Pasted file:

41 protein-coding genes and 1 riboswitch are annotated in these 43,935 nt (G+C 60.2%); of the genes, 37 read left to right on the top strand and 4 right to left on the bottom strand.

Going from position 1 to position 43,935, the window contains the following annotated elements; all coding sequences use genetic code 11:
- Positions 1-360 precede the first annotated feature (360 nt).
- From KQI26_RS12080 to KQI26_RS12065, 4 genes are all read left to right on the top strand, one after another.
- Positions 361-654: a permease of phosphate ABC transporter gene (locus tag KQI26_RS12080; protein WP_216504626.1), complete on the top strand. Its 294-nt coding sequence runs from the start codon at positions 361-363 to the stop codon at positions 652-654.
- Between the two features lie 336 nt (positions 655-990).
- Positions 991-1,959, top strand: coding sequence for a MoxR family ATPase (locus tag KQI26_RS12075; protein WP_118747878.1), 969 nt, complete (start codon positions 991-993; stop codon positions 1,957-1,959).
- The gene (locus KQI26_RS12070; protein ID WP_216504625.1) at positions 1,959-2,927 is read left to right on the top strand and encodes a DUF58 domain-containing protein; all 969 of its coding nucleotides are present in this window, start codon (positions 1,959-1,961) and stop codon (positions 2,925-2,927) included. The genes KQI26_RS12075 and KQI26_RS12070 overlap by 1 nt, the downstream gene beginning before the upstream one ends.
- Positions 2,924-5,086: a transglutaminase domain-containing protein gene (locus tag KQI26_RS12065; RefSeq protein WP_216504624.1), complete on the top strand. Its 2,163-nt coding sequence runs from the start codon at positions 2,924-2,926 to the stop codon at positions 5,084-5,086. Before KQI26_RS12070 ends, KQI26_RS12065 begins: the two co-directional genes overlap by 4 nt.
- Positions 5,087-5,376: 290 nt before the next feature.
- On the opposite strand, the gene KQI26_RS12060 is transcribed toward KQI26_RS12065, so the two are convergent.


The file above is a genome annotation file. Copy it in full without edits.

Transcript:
41 protein-coding genes and 1 riboswitch are annotated in these 43,935 nt (G+C 60.2%); of the genes, 37 read left to right on the top strand and 4 right to left on the bottom strand.

Going from position 1 to position 43,935, the window contains the following annotated elements; all coding sequences use genetic code 11:
- Positions 1-360 precede the first annotated feature (360 nt).
- From KQI26_RS12080 to KQI26_RS12065, 4 genes are all read left to right on the top strand, one after another.
- Positions 361-654: a permease of phosphate ABC transporter gene (locus tag KQI26_RS12080; protein WP_216504626.1), complete on the top strand. Its 294-nt coding sequence runs from the start codon at positions 361-363 to the stop codon at positions 652-654.
- Between the two features lie 336 nt (positions 655-990).
- Positions 991-1,959, top strand: coding sequence for a MoxR family ATPase (locus tag KQI26_RS12075; protein WP_118747878.1), 969 nt, complete (start codon positions 991-993; stop codon positions 1,957-1,959).
- The gene (locus KQI26_RS12070; protein ID WP_216504625.1) at positions 1,959-2,927 is read left to right on the top strand and encodes a DUF58 domain-containing protein; all 969 of its coding nucleotides are present in this window, start codon (positions 1,959-1,961) and stop codon (positions 2,925-2,927) included. The genes KQI26_RS12075 and KQI26_RS12070 overlap by 1 nt, the downstream gene beginning before the upstream one ends.
- Positions 2,924-5,086: a transglutaminase domain-containing protein gene (locus tag KQI26_RS12065; RefSeq protein WP_216504624.1), complete on the top strand. Its 2,163-nt coding sequence runs from the start codon at positions 2,924-2,926 to the stop codon at positions 5,084-5,086. Before KQI26_RS12070 ends, KQI26_RS12065 begins: the two co-directional genes overlap by 4 nt.
- Positions 5,087-5,376: 290 nt before the next feature.
- On the opposite strand, the gene KQI26_RS12060 is transcribed toward KQI26_RS12065, so the two are convergent.